Gold prices pushed to session highs late Monday afternoon, as U.S. stocks continued their massive selloff, with both the S&P 500 and the Dow plunging in a matter of minutes.
Analysts pointed to a more hawkish Federal Reserve as the catalyst for the move down in equities.
"What we are seeing in the market is a reaction to last week - with the Fed changing hands, and a marginally more hawkish rhetoric than expected, and solid jobs data with wage growth, and solid GDP projections for Q1," president of Blue Line Futures Bill Baruch said in an interview.
"All of that combined pushed growth and inflation expectations faster than markets have priced in and we saw the dollar move and yields move higher," Baruch said. "The stock market had to catch up with things and re-adjust."
In a matter of minutes during Monday's session, the Dow Jones Industrial Average dropped 1,600 points, the biggest decline since December 2008.
Gold responded with a jump up in prices, with April Comex gold futures last trading at $1,341.0, up 0.28% on the day.
"The markets are getting spooked and rattled right now," said Colin Cieszynski, chief market strategist at the Fundamental Technician Today. "People tried some bargain hunting early on Monday, but then round two of selling began."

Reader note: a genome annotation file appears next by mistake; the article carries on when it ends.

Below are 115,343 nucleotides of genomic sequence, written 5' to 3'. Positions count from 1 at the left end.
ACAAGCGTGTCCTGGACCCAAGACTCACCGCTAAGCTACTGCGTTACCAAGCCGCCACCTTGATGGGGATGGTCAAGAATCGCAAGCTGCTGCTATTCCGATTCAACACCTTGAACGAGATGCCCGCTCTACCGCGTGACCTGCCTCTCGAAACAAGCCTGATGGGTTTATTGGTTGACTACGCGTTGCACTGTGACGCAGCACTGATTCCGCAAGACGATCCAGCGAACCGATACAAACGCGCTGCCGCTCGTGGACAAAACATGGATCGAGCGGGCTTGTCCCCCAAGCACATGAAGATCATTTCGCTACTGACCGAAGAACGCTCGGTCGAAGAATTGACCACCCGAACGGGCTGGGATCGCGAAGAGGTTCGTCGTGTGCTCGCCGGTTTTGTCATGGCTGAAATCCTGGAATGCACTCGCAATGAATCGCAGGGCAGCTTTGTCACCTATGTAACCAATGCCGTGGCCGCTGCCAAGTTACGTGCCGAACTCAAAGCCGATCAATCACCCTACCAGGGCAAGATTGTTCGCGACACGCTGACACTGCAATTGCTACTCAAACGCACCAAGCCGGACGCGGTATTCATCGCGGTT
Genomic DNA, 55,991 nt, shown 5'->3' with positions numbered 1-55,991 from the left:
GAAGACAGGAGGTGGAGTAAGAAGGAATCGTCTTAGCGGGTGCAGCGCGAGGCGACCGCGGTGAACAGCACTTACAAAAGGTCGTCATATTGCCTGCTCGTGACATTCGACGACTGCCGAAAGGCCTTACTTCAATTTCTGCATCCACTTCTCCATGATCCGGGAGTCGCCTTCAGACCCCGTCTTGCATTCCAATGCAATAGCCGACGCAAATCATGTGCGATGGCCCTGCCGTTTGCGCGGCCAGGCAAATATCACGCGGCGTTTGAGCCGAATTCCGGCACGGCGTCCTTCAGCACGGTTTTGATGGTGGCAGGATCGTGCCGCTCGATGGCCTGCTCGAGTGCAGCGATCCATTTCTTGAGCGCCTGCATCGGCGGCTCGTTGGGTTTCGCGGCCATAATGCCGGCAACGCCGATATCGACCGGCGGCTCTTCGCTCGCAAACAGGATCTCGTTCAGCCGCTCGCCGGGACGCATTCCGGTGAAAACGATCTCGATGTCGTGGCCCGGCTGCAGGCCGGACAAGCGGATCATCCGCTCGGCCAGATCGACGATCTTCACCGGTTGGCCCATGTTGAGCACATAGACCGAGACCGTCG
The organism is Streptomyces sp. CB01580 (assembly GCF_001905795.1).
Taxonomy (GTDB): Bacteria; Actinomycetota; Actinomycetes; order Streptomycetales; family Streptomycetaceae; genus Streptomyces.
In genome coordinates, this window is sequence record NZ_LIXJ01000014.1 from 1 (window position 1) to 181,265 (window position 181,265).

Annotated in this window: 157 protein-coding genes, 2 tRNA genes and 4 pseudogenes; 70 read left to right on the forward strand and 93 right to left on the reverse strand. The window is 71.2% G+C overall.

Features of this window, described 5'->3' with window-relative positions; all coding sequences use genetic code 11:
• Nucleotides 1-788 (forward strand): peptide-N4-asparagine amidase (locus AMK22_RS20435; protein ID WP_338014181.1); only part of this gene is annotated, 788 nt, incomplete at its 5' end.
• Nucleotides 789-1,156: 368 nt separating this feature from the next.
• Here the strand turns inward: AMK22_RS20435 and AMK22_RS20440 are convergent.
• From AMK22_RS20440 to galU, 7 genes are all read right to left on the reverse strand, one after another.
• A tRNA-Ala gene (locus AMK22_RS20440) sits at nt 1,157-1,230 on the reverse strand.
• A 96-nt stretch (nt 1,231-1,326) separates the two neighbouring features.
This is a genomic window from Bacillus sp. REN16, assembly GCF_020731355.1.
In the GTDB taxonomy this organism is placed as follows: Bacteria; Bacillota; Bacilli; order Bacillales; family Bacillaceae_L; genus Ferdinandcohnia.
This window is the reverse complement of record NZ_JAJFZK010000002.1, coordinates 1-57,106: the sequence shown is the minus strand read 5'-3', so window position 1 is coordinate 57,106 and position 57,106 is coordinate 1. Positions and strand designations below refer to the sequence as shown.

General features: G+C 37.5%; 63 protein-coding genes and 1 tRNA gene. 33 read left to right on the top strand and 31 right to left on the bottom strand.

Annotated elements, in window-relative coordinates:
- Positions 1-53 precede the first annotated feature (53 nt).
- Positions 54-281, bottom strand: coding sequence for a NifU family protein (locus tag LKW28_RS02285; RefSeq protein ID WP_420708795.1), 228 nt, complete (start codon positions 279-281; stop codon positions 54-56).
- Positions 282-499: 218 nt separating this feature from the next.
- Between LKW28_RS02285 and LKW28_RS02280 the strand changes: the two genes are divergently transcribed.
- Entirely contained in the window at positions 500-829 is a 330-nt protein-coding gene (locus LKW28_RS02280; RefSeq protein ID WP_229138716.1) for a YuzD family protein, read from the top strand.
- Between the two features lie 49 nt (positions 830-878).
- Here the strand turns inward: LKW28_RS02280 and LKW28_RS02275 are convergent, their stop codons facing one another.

Nick Exarhos, economist at CIBC World Markets, described the situation as "panic setting into the marketplace," with gold benefitting from that.
But, others said that even though gold prices are seeing a small rally based on this, the upside is limited because the main catalysts for the equity selloff are stronger economic growth and rising U.S. dollar.
"Ultimately, gold is starting to respond, but it is not responding as much because of the backdrop behind it - stronger U.S. dollar and growth. Gold is not a major benefactor here. It is at an elevated level already and upside is limited unless there is an actual catalyst," Baruch said.
More from the Morning Jolt Archives: